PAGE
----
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Birmingham Nursing Home Abuse Lawyers

Nursing Home Injury

Alabama Nursing Home Abuse Attorneys

Elderly and disabled Alabama residents who reside in nursing homes or similar long-term care facilities are extremely vulnerable to serious injury through abuse or neglect. The anguish of discovering that a loved one has been injured at a nursing home is compounded by the fact that nursing homes are paid well to protect residents from harm.

If you suspect someone you know has been injured by abuse or neglect in a nursing home, this is a serious matter that demands immediate action. If staff at a nursing home are mistreating your family member, many other residents could also be in jeopardy. Your determination to protect your loved one could end up saving others, too.

At the Serious Injury Law Group, our compassionate Alabama nursing home abuse attorneys have a long track record of holding facilities and their staff accountable for negligence and wrongful acts. We can make sure your suspicions are reported to the state, and our legal team will launch our own independent investigation into the allegations. We will work quickly to protect your loved one from harm and demand the compensation required to cover medical care and other losses, including pain and suffering.

Schedule a free and confidential consultation now to discuss how we can help you and your loved one. Call 1-855-SERIOUS or fill out our online form to get started.

How to Report Nursing Home Abuse and Neglect in Alabama

If you suspect an elderly loved one is being abused, neglected, or exploited, you (or your attorney) will need to file a report with the Alabama Department of Human Resources – Adult Protective Services. To file a report, you will need to include as much information as possible, including:

  • Victim’s name, date of birth, and Social Security Number
  • Description of the victim
  • Type of incident that occurred (abuse, neglect, or exploitation)
  • Nature of the incident (physical abuse or neglect, sexual abuse, psychological/emotional abuse or neglect, medical neglect, environmental neglect, etc.)
  • Date and location of the incident (including the address of the facility)
  • Results of the incident (physical injury, psychological/emotional injury, financial exploitation, deteriorating physical condition, improper medical care, etc.)
  • Name of person responsible for victim
  • Name, gender, race, and other available information about the person accused of abuse or neglect

At the Serious Injury Law Group, our compassionate Alabama nursing home abuse attorneys can walk you through the process of filing this initial report and then begin the necessary steps to build a case for compensation. We urge you to demand to speak with a supervisor at the facility as soon as you suspect something is wrong. And be sure to document any contacts you have with the nursing home related to the allegations.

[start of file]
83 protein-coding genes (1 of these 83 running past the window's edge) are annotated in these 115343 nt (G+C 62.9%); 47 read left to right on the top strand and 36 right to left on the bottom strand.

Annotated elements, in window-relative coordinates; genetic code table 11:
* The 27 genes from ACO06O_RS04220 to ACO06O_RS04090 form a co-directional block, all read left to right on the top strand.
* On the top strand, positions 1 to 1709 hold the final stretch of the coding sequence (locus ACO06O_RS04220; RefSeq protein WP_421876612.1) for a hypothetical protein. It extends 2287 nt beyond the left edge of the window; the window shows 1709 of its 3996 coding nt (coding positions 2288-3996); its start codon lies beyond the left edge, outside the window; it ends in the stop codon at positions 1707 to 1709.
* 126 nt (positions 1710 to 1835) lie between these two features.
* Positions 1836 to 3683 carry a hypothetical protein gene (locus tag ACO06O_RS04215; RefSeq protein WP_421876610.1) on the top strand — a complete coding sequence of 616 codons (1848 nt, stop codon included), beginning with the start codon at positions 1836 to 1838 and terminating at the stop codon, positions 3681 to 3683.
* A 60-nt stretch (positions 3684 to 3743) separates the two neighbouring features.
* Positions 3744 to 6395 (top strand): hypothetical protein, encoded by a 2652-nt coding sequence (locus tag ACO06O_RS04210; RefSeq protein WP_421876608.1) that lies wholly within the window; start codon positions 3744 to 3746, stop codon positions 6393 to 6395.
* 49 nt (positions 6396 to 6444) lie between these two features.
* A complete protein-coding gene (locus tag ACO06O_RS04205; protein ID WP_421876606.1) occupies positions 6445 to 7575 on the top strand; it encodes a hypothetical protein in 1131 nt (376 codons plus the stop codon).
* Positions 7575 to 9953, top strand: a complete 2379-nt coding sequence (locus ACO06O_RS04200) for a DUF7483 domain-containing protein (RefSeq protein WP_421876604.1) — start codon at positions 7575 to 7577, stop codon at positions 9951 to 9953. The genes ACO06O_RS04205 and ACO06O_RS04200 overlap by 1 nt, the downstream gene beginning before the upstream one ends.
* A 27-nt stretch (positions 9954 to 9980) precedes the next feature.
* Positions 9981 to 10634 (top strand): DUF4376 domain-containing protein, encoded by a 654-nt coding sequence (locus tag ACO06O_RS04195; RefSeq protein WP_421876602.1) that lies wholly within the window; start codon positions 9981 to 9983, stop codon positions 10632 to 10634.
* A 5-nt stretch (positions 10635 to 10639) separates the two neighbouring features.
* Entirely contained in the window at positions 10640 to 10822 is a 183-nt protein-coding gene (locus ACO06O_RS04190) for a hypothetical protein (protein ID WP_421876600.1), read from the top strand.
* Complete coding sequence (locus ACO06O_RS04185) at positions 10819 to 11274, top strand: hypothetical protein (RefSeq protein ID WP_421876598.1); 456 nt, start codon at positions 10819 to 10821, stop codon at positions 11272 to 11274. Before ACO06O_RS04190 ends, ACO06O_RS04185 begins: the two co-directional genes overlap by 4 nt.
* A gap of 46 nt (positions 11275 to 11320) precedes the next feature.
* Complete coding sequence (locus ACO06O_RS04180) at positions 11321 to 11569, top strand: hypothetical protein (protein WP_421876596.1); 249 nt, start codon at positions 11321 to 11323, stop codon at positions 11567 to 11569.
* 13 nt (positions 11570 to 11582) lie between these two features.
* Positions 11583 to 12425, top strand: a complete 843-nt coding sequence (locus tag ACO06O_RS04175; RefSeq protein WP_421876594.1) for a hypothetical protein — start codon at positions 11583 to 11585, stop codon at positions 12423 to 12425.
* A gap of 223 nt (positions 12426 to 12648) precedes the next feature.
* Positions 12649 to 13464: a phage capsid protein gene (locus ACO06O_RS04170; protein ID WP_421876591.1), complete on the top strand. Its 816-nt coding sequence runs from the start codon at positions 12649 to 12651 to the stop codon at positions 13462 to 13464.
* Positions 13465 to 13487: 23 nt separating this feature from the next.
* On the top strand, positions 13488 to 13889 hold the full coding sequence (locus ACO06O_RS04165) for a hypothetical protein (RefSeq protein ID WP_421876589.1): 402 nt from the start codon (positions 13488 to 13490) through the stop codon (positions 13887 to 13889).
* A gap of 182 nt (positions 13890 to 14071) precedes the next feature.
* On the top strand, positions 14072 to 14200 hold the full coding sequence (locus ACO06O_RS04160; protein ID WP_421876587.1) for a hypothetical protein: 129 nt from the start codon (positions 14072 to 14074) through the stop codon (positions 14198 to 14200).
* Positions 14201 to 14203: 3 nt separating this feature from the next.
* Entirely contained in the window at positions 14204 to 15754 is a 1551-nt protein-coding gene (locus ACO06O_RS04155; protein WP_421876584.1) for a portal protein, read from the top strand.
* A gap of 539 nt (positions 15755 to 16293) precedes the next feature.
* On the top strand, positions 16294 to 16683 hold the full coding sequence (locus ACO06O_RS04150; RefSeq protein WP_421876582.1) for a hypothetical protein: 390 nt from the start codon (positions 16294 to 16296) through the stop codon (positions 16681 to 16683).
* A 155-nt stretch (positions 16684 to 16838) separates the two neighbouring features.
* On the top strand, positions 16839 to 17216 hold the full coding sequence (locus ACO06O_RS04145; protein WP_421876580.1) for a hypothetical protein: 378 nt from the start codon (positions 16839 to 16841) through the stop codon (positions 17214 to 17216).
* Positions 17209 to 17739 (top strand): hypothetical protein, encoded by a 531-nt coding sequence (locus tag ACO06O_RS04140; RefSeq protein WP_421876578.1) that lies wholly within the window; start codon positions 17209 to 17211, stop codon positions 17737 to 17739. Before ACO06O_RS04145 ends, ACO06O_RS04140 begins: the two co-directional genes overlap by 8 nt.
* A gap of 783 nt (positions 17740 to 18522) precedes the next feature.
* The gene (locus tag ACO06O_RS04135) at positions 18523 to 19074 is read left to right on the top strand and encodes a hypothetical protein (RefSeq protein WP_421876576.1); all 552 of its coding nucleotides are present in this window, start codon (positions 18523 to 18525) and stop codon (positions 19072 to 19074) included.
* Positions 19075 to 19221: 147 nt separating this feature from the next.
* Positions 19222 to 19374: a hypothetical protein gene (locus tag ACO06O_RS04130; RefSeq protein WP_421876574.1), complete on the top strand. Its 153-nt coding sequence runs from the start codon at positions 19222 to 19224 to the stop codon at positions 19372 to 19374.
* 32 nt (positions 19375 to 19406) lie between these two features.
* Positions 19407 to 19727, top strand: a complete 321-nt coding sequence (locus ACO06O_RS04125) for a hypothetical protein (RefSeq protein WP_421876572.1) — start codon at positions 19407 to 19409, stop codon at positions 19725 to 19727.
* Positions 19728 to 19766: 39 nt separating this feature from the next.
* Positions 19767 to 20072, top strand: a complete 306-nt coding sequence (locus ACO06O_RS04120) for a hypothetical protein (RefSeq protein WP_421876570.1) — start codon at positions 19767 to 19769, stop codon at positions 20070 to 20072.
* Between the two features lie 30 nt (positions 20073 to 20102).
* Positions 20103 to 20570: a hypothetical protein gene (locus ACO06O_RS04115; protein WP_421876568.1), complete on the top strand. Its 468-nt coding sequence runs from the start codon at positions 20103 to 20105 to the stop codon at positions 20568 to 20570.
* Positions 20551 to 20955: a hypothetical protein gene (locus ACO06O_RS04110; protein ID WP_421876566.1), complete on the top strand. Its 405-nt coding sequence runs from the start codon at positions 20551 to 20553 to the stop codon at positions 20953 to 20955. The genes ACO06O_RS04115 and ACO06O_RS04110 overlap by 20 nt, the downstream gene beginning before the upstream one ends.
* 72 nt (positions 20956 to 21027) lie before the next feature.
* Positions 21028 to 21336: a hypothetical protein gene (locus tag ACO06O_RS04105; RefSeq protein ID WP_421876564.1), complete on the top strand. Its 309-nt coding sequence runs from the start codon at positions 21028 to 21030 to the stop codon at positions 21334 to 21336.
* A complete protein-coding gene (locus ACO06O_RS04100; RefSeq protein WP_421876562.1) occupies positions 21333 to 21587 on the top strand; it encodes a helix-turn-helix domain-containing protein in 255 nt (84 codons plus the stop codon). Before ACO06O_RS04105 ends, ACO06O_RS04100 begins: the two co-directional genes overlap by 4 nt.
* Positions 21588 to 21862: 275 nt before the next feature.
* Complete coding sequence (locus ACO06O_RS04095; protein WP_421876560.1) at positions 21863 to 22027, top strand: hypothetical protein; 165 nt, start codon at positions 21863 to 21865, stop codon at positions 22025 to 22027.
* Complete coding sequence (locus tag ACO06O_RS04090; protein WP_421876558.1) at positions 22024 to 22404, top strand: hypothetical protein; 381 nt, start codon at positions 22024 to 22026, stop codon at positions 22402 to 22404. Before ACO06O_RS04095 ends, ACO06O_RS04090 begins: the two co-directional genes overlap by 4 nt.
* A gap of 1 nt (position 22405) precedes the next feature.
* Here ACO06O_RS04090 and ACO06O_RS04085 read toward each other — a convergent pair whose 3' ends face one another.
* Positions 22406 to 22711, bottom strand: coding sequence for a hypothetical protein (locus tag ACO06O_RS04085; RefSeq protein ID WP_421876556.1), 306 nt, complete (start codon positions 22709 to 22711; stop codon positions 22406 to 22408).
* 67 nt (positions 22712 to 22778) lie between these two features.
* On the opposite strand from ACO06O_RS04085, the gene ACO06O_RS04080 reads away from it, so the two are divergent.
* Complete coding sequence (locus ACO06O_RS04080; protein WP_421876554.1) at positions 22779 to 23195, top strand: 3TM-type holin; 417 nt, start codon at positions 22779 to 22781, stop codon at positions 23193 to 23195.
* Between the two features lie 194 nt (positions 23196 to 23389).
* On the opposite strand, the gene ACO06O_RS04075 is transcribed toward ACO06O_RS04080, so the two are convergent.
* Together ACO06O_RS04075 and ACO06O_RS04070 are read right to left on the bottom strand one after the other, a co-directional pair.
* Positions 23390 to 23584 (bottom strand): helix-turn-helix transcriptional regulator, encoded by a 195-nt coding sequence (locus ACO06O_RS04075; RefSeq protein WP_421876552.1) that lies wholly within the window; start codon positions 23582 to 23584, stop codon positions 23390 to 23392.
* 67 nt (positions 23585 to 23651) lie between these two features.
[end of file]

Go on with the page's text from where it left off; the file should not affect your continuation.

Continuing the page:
Schedule a free consultation with our team today to discuss what to do if you suspect your loved one is being abused in a nursing home.

Signs of Nursing Home Abuse and Neglect

You should always be wary of any physical wounds, illness, or sudden mental decline that is not promptly and clearly explained to your satisfaction. This includes the signs of physical abuse, sexual abuse, psychological abuse, or neglect:

  • Cuts (lacerations), scrapes (abrasions), bruises (contusions), or welts
  • Ligature marks around wrists, ankles, arms, or chest (signs of physical restraint, which is illegal in nursing homes except in strictly defined situations)
  • Dehydration or malnutrition
  • Untreated (neglected) illness, or lingering sores or wounds
  • Bruising in the genital areas or other signs of sexual abuse
  • Withdrawing from activities previously enjoyed and/or becoming uncommunicative
  • Sudden changes in alertness, i.e., diminished or hypersensitivity
  • Fear or agitation in the presence of specific individuals, such as nursing home staff members or certain other residents
  • Sudden changes in eating or sleeping habits
  • Poor hygiene (i.e., lack of bathing or brushing teeth, unkempt hair, etc.)
  • Sudden indications of clinical depression and/or appreciable cognitive decline

Another potentially dangerous consequence of neglect in nursing homes is elopement or wandering. “Elopement” refers to leaving the premises without authorization. This is a problem among residents with Alzheimer’s disease and other forms of dementia, which cause patients to wander, as well as among residents unhappy about being in a nursing home.

Nursing homes have a duty to keep residents secure and protected from potential hazards. If you see signs of nursing home neglect or abuse, report it immediately and speak to a knowledgeable attorney about your options for protecting your loved one.